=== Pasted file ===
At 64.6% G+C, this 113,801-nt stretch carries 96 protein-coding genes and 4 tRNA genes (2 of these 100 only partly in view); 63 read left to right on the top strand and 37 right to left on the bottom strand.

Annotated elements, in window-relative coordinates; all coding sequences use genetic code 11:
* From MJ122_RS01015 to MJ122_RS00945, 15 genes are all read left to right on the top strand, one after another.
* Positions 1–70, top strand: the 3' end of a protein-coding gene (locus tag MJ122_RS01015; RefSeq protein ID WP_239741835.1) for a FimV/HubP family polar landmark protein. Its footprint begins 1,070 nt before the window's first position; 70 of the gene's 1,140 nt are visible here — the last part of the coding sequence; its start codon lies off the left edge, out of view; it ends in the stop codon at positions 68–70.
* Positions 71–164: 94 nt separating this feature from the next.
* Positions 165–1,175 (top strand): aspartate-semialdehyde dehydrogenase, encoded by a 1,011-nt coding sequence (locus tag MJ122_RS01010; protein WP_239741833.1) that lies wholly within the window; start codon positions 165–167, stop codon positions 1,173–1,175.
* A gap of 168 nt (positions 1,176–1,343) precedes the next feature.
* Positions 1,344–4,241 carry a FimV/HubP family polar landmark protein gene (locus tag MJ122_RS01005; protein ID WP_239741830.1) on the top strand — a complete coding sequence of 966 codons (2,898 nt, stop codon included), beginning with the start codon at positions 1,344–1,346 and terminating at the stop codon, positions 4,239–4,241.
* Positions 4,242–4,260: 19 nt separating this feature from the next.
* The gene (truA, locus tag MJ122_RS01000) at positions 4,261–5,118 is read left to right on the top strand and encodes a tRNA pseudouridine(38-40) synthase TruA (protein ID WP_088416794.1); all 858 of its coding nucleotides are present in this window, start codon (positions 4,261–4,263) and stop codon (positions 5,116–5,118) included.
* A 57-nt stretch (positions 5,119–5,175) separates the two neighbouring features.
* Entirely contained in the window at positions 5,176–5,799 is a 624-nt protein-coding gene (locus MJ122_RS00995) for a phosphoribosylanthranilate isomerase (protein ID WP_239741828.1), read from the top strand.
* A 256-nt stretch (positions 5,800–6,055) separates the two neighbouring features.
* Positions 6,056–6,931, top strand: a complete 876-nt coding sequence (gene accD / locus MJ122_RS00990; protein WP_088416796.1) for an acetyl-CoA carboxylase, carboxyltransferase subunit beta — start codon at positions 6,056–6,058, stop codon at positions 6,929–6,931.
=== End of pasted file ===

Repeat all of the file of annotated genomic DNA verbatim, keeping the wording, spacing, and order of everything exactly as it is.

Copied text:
At 64.6% G+C, this 113,801-nt stretch carries 96 protein-coding genes and 4 tRNA genes (2 of these 100 only partly in view); 63 read left to right on the top strand and 37 right to left on the bottom strand.

Annotated elements, in window-relative coordinates; all coding sequences use genetic code 11:
* From MJ122_RS01015 to MJ122_RS00945, 15 genes are all read left to right on the top strand, one after another.
* Positions 1–70, top strand: the 3' end of a protein-coding gene (locus tag MJ122_RS01015; RefSeq protein ID WP_239741835.1) for a FimV/HubP family polar landmark protein. Its footprint begins 1,070 nt before the window's first position; 70 of the gene's 1,140 nt are visible here — the last part of the coding sequence; its start codon lies off the left edge, out of view; it ends in the stop codon at positions 68–70.
* Positions 71–164: 94 nt separating this feature from the next.
* Positions 165–1,175 (top strand): aspartate-semialdehyde dehydrogenase, encoded by a 1,011-nt coding sequence (locus tag MJ122_RS01010; protein WP_239741833.1) that lies wholly within the window; start codon positions 165–167, stop codon positions 1,173–1,175.
* A gap of 168 nt (positions 1,176–1,343) precedes the next feature.
* Positions 1,344–4,241 carry a FimV/HubP family polar landmark protein gene (locus tag MJ122_RS01005; protein ID WP_239741830.1) on the top strand — a complete coding sequence of 966 codons (2,898 nt, stop codon included), beginning with the start codon at positions 1,344–1,346 and terminating at the stop codon, positions 4,239–4,241.
* Positions 4,242–4,260: 19 nt separating this feature from the next.
* The gene (truA, locus tag MJ122_RS01000) at positions 4,261–5,118 is read left to right on the top strand and encodes a tRNA pseudouridine(38-40) synthase TruA (protein ID WP_088416794.1); all 858 of its coding nucleotides are present in this window, start codon (positions 4,261–4,263) and stop codon (positions 5,116–5,118) included.
* A 57-nt stretch (positions 5,119–5,175) separates the two neighbouring features.
* Entirely contained in the window at positions 5,176–5,799 is a 624-nt protein-coding gene (locus MJ122_RS00995) for a phosphoribosylanthranilate isomerase (protein ID WP_239741828.1), read from the top strand.
* A 256-nt stretch (positions 5,800–6,055) separates the two neighbouring features.
* Positions 6,056–6,931, top strand: a complete 876-nt coding sequence (gene accD / locus MJ122_RS00990; protein WP_088416796.1) for an acetyl-CoA carboxylase, carboxyltransferase subunit beta — start codon at positions 6,056–6,058, stop codon at positions 6,929–6,931.